Have you ever wondered why rhinos seem to enjoy caking themselves in mud? Or pondered over what the collective noun for a group of rhinos is? Well fear not, inquisitive folk, because ARKive is here to answer your questions!
To celebrate World Rhino Day and help raise awareness for these magnificent mammals, we’ve gathered together some awesome images and fascinating facts about the five (yes, five!) different species of rhino for you to enjoy.
I’m a sensitive soul…
Despite their tough-guy appearance, rhinos actually have quite sensitive skin. By wallowing in mud and allowing it to dry, rhinos are essentially covering themselves in a protective layer which acts as a barrier to biting insects and the sun’s harmful rays. I’m all for environmentally friendly products, but I’m not sure I’ll be trying this particular natural sun-screen method myself next summer…!
They may look chunky and unable to move at more than a slow trot, but don’t be fooled! Black rhinos can run at speeds of up to 30 miles an hour, and can change direction rapidly. However, this species is definitely more of a sprinter than a marathon contestant, and can only run at this speed in short bursts.
One of the easiest ways to tell black and white rhinos apart is by checking out the shape of their lips. As browsers, black rhinos have a pointy, prehensile upper lip to pluck fruits and leaves from trees, whereas the square-lipped white rhinos are grazers, acting much like giant lawnmowers as they plod through the grassy savannah.
Can we have an ‘awww’?!
Baby rhinos are cute! OK, this may not technically count as a top fact, but I still think it’s accurate! White rhino pregnancies last for a whopping 16 months, and the calf drinks its mother’s milk for 1 to 2 years.
The Indian rhino has an armour-like appearance, due to the ‘plates’ of skin that cover its body. Indian rhinos often play host to avian hitchhikers, with various species of ‘tick birds’ riding on their backs. These birds are thought to feed on parasites found between the lumpy folds of the rhino’s skin.
The collective noun for a group of rhinos is (drum roll, please!)…a crash! Need we say more?!
The prehistoric-looking Javan rhino is thought to be one of the most endangered rhino species of all. In fact, the Vietnamese Javan rhino, a subspecies of the Javan rhino, was driven to extinction in 2010.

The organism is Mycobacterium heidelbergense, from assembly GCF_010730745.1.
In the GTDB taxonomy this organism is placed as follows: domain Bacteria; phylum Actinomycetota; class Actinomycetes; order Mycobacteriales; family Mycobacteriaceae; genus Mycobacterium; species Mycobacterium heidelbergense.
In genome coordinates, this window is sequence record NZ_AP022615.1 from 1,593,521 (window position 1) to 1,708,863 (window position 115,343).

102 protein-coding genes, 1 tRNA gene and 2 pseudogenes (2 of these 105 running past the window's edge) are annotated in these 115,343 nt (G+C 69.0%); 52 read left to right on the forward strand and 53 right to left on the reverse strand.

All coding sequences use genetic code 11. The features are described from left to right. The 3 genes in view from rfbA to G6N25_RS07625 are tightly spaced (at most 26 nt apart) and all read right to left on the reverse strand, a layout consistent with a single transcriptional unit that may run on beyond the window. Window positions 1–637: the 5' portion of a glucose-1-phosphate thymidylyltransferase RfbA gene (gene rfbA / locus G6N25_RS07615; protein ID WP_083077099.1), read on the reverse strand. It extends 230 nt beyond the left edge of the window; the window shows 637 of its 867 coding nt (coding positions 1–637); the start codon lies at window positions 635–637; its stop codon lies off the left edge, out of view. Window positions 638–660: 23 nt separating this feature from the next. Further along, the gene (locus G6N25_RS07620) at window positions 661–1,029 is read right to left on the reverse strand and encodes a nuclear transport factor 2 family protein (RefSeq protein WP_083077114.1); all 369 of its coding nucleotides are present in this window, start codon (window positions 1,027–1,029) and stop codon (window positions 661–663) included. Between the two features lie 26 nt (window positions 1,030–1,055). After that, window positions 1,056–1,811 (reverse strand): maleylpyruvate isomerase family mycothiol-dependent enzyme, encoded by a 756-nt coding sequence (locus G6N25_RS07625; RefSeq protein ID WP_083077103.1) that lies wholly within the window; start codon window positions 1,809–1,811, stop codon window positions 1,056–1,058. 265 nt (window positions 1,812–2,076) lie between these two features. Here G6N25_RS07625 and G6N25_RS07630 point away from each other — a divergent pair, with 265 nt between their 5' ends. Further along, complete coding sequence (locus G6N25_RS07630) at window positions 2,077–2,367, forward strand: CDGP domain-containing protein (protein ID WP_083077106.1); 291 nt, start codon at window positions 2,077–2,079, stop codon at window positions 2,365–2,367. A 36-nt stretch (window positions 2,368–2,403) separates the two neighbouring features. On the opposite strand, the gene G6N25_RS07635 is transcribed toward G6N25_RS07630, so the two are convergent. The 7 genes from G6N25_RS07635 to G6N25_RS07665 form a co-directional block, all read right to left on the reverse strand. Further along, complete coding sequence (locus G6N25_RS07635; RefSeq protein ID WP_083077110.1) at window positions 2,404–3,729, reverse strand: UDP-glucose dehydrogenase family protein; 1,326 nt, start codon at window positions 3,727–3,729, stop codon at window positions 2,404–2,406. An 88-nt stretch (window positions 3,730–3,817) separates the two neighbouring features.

The furry one
The Sumatran rhino is the only Asian rhino species to have two horns. This fact gave it its genus name Dicerorhinus, which comes from the Latin words for two (di), horn (ceros) and nose (rhinos). This species is also rather distinctive in that it is covered in reddish-brown hair. Despite being big and bulky, the Sumatran rhino is surprisingly agile, and is a decent swimmer.
Blind as a…rhino??
Rhinos may have sharp hearing and a keen sense of smell, but they have very poor eyesight, and white rhinos are only able to see up to a distance of about 20 metres or so.
Help for the horned ones
Rhino horns grow as much as 8 centimetres a year, and have been known to grow up to an incredible 1.5 metres! Sadly, rhinos are often poached for these horns, which are believed by some cultures to have medicinal properties. However, there is no scientific evidence for this, and in actual fact rhino horn is made of keratin, the same substance found in our own hair and nails. All five rhino species are threatened with extinction, and urgent action is needed if these magnificent creatures are to survive for future generations to admire.
For more information about World Rhino Day, and events and activities in your area, visit the World Rhino Day website.
To learn more about rhinos and their conservation, visit the International Rhino Foundation.
To find out more about the rhino crisis, visit Saving Rhinos.
And finally, don’t forget to check out our rhino conservation board on Pinterest.
Kathryn Pintus, ARKive Species Text Author